Selecting an appropriate VAR model

I would like to receive critical comments on an idea explained below.

Suppose I have variables $x_1$ through $x_K$, and this is a time series setting.

My aim is forecasting.

I know that all the variables are closely related, so there is strong endogeneity in the system. My idea is to use a vector autoregression (VAR). I have no clue what the lag order should be (theory does not say much about it). Hence, I plan to estimate a number of candidate models with different lag orders and then choose the most appropriate one.

There are $2^{K^2 \cdot P}$ sub-models for a nesting model of lag order $P$, which amounts to estimating $K \cdot 2^{K^2 \cdot P}$ equations in the first step of the feasible generalized least squares (FGLS) procedure and $2^{K^2 \cdot P}$ runs of the second step of FGLS.

This can get quite large, e.g. $\#models>10^6$ for $K=5$ and $P=4$, corresponding to $N>5 \cdot 10^6$ OLS regressions just for the first step of FGLS. Thus it would be nice to have some other approach that would not require estimating all possible sub-models but would still discover the best model or one close to that. Fortunately, there is LASSO and other techniques to do that.

I have an alternative idea (I am not claiming the authorship as other people may have thought of it before).

My idea:

1. Take the first equation of the nesting VAR($P$) model and consider it as a separate model for the moment
2. Estimate by OLS all models nested in it; there will be $2^{K \cdot P}$ such models
3. Do the same for the remaining $K-1$ equations
4. Obtain all possible combinations of equation 1 through equation K; these will form restricted VAR models estimated inefficiently by OLS; there will be $(2^{K \cdot P})^K=2^{K^2 \cdot P}$ of them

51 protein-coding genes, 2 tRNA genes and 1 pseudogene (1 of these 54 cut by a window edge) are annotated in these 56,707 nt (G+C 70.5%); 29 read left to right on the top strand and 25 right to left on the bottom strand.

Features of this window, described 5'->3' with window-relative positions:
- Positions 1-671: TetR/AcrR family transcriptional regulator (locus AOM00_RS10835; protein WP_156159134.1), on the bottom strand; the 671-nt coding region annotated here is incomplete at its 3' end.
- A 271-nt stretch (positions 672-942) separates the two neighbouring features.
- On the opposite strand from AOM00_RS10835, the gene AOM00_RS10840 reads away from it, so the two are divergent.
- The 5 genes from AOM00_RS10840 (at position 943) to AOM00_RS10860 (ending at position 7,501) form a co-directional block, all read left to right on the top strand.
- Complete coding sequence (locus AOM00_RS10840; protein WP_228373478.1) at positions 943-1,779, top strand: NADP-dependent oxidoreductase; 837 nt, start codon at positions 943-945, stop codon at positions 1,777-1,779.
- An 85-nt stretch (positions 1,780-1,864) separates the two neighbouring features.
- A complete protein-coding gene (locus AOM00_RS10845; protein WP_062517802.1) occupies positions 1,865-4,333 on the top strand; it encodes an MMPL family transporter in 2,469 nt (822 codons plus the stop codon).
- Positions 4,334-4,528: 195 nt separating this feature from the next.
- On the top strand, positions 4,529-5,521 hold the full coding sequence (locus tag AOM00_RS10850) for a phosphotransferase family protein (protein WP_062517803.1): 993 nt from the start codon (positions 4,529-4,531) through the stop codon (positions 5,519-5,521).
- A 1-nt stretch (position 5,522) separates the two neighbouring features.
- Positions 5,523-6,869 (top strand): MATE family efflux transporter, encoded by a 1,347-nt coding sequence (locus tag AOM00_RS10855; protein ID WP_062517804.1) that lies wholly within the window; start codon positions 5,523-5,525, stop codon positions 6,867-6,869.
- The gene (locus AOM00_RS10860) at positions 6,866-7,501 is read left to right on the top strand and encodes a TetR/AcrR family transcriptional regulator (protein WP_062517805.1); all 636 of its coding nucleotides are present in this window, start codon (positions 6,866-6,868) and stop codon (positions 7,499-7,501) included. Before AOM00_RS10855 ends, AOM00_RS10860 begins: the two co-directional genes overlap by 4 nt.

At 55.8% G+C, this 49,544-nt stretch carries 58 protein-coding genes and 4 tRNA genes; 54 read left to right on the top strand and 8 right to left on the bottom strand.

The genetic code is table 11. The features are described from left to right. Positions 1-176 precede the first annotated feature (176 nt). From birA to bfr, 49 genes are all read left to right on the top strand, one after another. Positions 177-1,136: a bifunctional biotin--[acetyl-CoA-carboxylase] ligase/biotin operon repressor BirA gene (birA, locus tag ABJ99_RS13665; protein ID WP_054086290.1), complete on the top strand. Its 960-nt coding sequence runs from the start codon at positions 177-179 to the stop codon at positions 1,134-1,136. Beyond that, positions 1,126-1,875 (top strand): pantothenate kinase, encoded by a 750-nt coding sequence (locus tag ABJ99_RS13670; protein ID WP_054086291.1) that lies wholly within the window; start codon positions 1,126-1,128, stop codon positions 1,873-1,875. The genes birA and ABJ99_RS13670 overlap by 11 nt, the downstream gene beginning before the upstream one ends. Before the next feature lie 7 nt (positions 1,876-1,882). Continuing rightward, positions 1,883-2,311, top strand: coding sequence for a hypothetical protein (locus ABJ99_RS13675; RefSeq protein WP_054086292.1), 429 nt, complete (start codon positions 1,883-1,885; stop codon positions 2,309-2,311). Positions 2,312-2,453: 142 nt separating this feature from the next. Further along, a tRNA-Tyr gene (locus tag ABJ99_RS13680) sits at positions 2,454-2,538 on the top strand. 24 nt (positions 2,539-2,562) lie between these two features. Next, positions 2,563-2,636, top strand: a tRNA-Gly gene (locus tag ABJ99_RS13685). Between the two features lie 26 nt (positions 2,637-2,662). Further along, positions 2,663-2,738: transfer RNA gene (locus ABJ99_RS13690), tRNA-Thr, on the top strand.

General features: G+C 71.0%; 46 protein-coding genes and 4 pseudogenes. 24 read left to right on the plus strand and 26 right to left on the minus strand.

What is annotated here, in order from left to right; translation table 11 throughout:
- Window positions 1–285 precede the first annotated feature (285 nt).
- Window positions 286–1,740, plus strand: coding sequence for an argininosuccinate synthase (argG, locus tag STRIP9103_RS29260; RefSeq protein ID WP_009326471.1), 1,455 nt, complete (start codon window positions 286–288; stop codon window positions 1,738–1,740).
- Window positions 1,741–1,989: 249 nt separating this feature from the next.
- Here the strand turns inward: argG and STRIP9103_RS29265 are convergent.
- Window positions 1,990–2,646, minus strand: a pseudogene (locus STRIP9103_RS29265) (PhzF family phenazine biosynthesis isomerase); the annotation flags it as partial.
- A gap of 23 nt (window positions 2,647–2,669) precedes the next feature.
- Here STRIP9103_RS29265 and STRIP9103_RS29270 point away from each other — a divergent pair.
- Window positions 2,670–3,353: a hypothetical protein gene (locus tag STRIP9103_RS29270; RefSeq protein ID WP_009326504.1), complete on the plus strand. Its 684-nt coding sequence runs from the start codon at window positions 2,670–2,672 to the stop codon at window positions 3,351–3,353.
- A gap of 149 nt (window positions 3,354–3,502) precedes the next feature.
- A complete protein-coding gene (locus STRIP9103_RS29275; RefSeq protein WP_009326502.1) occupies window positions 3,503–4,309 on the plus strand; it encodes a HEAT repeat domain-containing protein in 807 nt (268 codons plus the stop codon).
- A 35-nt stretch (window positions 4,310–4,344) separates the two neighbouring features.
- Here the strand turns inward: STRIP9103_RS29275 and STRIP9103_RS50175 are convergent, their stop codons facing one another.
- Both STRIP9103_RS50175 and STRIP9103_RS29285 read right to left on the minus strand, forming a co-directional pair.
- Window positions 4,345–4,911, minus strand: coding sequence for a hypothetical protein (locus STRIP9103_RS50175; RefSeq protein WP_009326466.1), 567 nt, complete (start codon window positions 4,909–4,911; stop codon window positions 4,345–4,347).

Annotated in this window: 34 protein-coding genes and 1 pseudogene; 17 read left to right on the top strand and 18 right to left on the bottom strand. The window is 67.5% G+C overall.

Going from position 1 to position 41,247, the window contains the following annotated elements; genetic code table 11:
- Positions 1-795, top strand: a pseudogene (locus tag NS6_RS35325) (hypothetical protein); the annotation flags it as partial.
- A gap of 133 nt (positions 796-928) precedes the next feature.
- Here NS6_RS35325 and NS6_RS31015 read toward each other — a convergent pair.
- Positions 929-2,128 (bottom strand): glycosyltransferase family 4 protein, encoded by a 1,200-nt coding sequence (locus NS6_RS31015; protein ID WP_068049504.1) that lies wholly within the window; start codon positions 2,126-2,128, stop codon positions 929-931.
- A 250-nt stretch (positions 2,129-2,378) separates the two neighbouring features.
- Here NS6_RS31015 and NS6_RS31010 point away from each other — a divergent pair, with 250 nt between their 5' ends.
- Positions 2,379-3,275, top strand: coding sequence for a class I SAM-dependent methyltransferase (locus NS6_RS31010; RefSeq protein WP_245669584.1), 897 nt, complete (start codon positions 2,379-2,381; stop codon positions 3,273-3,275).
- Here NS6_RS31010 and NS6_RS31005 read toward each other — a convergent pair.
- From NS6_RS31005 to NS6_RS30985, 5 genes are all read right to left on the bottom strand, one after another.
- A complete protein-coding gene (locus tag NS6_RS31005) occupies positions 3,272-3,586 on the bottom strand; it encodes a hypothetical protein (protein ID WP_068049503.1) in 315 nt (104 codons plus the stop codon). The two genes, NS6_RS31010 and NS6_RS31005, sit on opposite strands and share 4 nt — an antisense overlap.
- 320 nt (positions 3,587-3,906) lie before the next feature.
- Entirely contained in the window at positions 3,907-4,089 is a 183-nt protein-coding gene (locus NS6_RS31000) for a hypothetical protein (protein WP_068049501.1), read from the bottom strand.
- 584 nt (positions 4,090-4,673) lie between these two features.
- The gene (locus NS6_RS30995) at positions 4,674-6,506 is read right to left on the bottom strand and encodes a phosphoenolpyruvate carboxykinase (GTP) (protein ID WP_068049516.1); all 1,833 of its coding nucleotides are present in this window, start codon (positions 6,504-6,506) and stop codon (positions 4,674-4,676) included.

5. For each combination, i.e. each restricted VAR model, obtain the AIC value
6. Pick the ultimate restricted VAR model by AIC
7. Estimate the ultimate model efficiently by FGLS, and then use it for forecasting

The strength of the idea: number of equations to be estimated is $K \cdot 2^{K \cdot P}$ (except for the estimation in 7.) instead of $K \cdot 2^{K^2 \cdot P}$ which is $2^K$ times smaller (e.g. 32 times smaller for $K=5$). This only counts the first stage of FGLS, but it gives the idea of the time to be saved.

The weakness of the idea: equation-by-equation OLS will not be efficient as compared with FGLS that could be used instead.

Questions:

1. Does the idea seem reasonable?
2. Is there a similar but better method?
• I recognize that LASSO, ridge regression, elastic net and similar approaches might generally be superior to the approach suggested above, so the question kind of loses part of its point. Still, I am curious to learn how I should account for the interest being only in $x_1$ as opposed to all the variables in the system. Nov 26, 2014 at 11:27
1. Not really, because overfitting will likely be a major problem even with $K$ and $P$ being rather small.
Take $K=P=3$. There will be $\left(^{KP}_{\text{round}(KP/2)} \right)=\left(^{3\cdot 3}_{\text{round}(3\cdot 3/2)}\right)=\left(^9_5\right)=126$ different models with 5 nonzero coefficients in each equation. For models with the same number of nonzero coefficients, AIC-based selection will be nothing more than likelihood-based selection, which is prone to selecting an overfitted model. Increase $K$ and/or $P$ just a little, and you will get exorbitant numbers in place of 126.